When No One Says No To A Bad Idea

February 20, 2010

There is a saying that deals with getting input from many sources before a making a decision, it goes “no one of us is as smart as all of us.”  If only we would follow that advice, the world would be a much better place.  Still, even when the “us” part is consulted, there is no guarantee the outcome will not be patently boneheaded.

This particular idea turned out so bad, we have one “Big Brother” outfit, the FBI, investigating another that’s not normally thought of as “Big Brother,” the Lower Merion School District in Lower Merion Township, PA, a suburb of Philadelphia.  It seems the school district gave itself the ability to remotely activate the webcams on 2,300 laptops issued to high school students, even when the laptops are located within the student’s home.  What parent, in their right mind, would allow strangers to monitor their children, even in their bedrooms?  That’s just it, they didn’t; parents did not even know the laptops had the capability.  While current civil legal action brought this to light, the FBI is now investigating whether or not the school district violated various federal laws, including wiretapping.

Here’s what we know so far: last November, a vice principal at Harriton High School confronts a sophomore about inappropriate activities the student was involved in within the student’s home and produced photographic evidence to prove it.  The student stated the issue concerned drug use, which he denies.  The VP claims he took drugs, the student claims he was eating candy.  In fairness to the school district, they dispute that they took any improper images, state the vice principal never confronted the student, and that the only time the feature is ever used is to recover a lost or stolen laptop.  Here is a link to their website and their statement concerning this issue: School District Response.

As intriguing as this is (there is bound to be a made for TV movies soon) focusing on this particular incident misses the much broader problem, the school district gave itself the ability to monitor students anytime they have the computer open.  They can claim to the end of days that the ability is only used to recover lost property but they cannot get around it amounting to a government agency placing a “bug” in the home of every high school student that received a laptop.  It brings several questions to mind, does the school district have a legal department?  If so, why don’t they use them?  What morons made this unbelievably bad decision?  What are the odds that voters keep the current school board members in the next election?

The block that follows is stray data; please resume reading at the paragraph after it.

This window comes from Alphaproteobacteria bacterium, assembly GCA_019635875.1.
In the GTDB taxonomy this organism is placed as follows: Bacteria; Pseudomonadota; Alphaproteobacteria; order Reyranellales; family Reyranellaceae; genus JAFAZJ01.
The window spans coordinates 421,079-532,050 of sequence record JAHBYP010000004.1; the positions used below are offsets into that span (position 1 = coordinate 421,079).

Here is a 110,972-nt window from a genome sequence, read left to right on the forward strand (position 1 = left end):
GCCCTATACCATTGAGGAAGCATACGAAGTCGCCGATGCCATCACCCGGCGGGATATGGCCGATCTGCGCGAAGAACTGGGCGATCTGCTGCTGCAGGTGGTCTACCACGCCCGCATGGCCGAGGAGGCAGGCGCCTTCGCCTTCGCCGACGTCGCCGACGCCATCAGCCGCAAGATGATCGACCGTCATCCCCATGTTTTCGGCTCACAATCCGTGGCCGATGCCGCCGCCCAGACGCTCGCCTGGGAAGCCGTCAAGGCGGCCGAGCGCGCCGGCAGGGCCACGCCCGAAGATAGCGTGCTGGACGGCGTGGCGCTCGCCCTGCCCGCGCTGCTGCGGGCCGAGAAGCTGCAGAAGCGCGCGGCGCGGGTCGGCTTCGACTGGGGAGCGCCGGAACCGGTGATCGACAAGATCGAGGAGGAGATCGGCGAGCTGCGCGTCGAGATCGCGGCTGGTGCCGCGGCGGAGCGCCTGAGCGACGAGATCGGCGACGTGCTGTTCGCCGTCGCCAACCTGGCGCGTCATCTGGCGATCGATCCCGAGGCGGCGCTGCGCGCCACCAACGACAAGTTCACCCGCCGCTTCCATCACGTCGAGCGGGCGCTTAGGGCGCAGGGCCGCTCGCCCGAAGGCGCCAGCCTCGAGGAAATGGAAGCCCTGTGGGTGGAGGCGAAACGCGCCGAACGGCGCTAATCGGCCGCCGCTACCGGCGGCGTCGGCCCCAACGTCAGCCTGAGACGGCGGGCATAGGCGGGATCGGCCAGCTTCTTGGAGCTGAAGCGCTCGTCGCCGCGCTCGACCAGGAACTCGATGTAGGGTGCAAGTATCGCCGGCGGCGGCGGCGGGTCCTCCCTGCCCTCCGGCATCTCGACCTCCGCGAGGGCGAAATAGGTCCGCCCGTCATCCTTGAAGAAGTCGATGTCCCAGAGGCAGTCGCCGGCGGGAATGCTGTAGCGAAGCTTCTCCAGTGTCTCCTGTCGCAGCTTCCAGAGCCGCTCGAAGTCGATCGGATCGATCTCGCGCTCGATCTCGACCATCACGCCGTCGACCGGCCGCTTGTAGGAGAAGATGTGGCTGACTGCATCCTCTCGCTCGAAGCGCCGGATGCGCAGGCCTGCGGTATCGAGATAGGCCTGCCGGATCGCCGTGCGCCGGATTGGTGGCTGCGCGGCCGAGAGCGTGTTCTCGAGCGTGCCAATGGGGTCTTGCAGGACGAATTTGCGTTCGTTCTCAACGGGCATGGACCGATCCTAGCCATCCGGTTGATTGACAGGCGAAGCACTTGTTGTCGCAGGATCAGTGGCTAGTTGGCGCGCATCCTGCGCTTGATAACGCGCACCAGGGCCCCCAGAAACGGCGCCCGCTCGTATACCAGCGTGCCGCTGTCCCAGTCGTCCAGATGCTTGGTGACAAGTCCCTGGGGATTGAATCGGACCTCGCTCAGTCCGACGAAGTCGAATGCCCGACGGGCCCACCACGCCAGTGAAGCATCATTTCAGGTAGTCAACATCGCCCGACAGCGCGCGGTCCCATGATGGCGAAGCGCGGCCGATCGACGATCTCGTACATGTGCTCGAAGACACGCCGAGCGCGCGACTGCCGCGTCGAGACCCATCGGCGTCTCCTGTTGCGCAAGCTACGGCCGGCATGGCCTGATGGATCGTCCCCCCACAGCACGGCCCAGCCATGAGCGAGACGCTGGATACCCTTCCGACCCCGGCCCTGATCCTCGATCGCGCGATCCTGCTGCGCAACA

The school district seems to be positioning itself behind a claim of oversight regarding consent to this invasion of privacy.  A case can equally be made they deliberately held back this information to prevent tampering with its ability.  Regardless of their true intent, when ability exists, it is used.  An ironic example being the Department of Justice’s Office of the Inspector General (OIG) recently found the FBI, the organization investigating the school district, abused a prevision of the Patriot Act designed to gain intelligence to prevent terrorist attacks without a warrant.  In other words, they used the act to circumvent the need for a warrant in non-terrorist related investigations, what the OIG called “a systemic abuse of power.”

The point is no agency should be allowed unchecked power.  The school district is not the police and they do not have the right to investigate crime and gather evidence.  More importantly, they do not have the right to serendipitously monitor students within their homes.  As the case with the FBI illustrates, regardless of initial intent – ability will be used.  This school district may or may not have abused the power, the courts will decide that, but they cannot deny they have the ability.  They cannot deny they did not inform parents of this ability.  Had they, parents would have revolted against the school board.  They had to understand that going into it.  It is the only way educated people, with the intent of improving the education of children can possible make such a stupid decision.


  1. Generally, when I write a comment I have something to add. I am a college professor and a lawyer. But here I see a fully developed piece of writing that goes from event to conclusions. Good thinking. Good writing. Do you think you could get this in the local paper as an op-ed?
    Best wishes,
    James Pilant

    • Thank you, it is nice to receive praise for one’s writing. Still, it’s sort of like receiving a compliment for calling 911 to report a fire, you are glad to do it but you wish you did not have to in the first place.

  2. which brings me back to my last point. HOME SCHOOL.

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